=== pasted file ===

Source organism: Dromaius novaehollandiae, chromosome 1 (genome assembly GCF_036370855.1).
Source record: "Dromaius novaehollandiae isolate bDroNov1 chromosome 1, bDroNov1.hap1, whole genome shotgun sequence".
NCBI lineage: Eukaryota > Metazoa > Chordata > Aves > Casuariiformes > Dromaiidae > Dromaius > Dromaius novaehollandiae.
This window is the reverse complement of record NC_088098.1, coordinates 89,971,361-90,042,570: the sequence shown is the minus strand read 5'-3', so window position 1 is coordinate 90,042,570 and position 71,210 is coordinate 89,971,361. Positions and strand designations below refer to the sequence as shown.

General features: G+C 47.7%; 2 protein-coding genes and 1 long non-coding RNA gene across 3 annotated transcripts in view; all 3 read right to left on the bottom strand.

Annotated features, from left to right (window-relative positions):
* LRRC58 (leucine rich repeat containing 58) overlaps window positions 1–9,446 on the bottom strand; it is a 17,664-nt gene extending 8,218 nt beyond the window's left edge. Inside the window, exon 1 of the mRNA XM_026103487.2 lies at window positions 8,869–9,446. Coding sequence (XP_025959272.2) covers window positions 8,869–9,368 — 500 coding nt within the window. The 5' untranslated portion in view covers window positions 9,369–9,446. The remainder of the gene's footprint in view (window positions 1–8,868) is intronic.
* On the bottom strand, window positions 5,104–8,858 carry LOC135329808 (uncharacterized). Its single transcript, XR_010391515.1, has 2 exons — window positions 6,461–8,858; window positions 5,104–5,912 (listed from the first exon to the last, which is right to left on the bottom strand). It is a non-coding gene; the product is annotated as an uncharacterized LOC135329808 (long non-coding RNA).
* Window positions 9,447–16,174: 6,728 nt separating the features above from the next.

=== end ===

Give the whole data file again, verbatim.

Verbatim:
Source organism: Dromaius novaehollandiae, chromosome 1 (genome assembly GCF_036370855.1).
Source record: "Dromaius novaehollandiae isolate bDroNov1 chromosome 1, bDroNov1.hap1, whole genome shotgun sequence".
NCBI lineage: Eukaryota > Metazoa > Chordata > Aves > Casuariiformes > Dromaiidae > Dromaius > Dromaius novaehollandiae.
This window is the reverse complement of record NC_088098.1, coordinates 89,971,361-90,042,570: the sequence shown is the minus strand read 5'-3', so window position 1 is coordinate 90,042,570 and position 71,210 is coordinate 89,971,361. Positions and strand designations below refer to the sequence as shown.

General features: G+C 47.7%; 2 protein-coding genes and 1 long non-coding RNA gene across 3 annotated transcripts in view; all 3 read right to left on the bottom strand.

Annotated features, from left to right (window-relative positions):
* LRRC58 (leucine rich repeat containing 58) overlaps window positions 1–9,446 on the bottom strand; it is a 17,664-nt gene extending 8,218 nt beyond the window's left edge. Inside the window, exon 1 of the mRNA XM_026103487.2 lies at window positions 8,869–9,446. Coding sequence (XP_025959272.2) covers window positions 8,869–9,368 — 500 coding nt within the window. The 5' untranslated portion in view covers window positions 9,369–9,446. The remainder of the gene's footprint in view (window positions 1–8,868) is intronic.
* On the bottom strand, window positions 5,104–8,858 carry LOC135329808 (uncharacterized). Its single transcript, XR_010391515.1, has 2 exons — window positions 6,461–8,858; window positions 5,104–5,912 (listed from the first exon to the last, which is right to left on the bottom strand). It is a non-coding gene; the product is annotated as an uncharacterized LOC135329808 (long non-coding RNA).
* Window positions 9,447–16,174: 6,728 nt separating the features above from the next.